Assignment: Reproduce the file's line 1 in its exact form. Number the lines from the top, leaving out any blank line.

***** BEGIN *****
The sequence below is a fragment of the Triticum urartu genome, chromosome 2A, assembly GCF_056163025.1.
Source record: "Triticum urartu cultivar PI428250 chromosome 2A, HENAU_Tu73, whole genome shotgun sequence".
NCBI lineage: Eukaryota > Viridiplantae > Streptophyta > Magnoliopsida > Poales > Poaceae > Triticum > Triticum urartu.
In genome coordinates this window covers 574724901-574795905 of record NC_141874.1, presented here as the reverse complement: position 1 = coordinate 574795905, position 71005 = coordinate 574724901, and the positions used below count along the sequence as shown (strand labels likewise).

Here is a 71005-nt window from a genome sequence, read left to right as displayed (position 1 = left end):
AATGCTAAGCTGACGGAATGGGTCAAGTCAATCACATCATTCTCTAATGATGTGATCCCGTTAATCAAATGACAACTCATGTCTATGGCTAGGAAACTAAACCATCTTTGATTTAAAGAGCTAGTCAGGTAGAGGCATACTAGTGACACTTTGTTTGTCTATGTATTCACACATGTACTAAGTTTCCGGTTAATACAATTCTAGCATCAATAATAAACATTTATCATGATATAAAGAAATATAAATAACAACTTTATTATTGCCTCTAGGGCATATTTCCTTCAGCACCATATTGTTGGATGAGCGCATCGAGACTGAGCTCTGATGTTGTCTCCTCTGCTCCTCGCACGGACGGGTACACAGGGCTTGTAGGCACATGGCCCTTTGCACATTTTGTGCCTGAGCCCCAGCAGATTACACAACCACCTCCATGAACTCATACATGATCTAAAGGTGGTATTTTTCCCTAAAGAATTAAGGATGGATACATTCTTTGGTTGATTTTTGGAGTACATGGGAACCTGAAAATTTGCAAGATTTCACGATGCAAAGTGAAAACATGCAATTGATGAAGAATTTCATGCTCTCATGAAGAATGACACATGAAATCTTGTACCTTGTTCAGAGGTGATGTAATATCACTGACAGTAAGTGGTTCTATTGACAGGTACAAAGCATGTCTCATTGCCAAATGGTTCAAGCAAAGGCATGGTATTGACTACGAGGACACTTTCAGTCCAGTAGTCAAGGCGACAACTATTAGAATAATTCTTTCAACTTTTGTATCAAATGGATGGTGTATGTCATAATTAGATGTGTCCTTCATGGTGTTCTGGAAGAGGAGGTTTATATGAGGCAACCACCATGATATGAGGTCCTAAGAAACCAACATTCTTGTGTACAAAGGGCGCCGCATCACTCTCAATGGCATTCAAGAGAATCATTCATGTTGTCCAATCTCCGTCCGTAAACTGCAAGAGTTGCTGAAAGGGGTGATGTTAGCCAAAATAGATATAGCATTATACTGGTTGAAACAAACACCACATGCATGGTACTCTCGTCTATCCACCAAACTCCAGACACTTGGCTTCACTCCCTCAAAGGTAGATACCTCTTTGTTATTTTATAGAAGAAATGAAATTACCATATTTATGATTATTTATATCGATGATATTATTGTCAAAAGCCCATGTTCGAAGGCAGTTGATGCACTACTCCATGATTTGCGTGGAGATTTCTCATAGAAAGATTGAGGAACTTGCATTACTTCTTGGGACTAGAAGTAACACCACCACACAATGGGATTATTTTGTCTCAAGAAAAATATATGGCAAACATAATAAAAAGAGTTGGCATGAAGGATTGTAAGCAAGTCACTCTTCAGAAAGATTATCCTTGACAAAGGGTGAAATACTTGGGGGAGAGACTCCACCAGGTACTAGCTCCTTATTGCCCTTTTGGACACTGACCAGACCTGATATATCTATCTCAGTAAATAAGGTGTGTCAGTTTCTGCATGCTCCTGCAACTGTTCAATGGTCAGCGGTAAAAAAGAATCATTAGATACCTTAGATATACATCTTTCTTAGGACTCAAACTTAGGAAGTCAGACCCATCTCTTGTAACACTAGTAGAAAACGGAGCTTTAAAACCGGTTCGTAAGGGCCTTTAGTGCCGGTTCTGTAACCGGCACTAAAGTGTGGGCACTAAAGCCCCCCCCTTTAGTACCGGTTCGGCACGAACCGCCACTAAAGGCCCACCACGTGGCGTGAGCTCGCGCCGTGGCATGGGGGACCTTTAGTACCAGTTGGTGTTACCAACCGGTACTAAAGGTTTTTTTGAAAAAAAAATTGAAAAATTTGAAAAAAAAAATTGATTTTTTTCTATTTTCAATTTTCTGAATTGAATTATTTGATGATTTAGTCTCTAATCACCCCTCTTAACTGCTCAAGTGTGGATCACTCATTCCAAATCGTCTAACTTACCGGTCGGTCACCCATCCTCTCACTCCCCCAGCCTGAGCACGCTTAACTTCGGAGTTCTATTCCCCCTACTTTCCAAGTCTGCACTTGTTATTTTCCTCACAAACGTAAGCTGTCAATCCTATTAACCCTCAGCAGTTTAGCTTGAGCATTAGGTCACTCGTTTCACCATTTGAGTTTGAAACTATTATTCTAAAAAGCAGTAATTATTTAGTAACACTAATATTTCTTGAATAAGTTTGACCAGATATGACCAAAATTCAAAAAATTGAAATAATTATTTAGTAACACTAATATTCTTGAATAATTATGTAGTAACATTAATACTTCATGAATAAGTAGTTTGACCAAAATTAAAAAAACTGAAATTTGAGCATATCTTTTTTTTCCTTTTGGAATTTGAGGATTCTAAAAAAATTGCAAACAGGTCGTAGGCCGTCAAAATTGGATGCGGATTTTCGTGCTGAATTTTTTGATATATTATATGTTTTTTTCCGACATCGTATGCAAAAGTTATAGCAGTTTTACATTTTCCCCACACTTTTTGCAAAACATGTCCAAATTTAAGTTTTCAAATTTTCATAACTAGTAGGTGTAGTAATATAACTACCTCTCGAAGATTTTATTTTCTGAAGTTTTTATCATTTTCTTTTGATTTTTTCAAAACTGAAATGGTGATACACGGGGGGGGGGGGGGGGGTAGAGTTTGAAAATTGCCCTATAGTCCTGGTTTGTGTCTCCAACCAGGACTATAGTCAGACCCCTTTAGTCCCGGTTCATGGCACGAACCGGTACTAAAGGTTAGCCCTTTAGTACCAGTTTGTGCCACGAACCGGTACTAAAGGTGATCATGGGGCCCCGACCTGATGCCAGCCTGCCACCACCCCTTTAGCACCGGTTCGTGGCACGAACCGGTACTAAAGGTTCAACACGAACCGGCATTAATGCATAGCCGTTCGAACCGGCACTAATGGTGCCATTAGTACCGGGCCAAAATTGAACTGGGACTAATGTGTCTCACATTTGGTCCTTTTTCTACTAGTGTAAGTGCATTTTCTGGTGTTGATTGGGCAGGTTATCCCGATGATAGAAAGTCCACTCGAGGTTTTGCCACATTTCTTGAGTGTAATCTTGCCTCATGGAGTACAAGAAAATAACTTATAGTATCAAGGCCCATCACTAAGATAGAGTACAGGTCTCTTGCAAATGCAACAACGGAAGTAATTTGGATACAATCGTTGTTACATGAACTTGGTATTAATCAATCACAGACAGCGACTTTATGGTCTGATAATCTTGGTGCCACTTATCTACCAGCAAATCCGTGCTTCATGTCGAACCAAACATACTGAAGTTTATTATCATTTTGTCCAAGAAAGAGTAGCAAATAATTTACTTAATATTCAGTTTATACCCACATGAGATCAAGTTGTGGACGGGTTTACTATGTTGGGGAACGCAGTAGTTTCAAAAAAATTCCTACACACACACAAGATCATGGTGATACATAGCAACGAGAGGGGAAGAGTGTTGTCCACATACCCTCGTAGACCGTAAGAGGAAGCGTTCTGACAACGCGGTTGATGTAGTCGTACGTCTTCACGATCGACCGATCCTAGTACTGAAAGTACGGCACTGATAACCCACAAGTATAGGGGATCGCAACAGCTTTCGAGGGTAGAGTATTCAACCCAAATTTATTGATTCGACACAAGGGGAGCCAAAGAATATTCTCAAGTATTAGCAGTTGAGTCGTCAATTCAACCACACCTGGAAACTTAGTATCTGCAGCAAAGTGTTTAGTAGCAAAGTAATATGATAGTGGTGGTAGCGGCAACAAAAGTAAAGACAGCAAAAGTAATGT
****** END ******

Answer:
The sequence below is a fragment of the Triticum urartu genome, chromosome 2A, assembly GCF_056163025.1.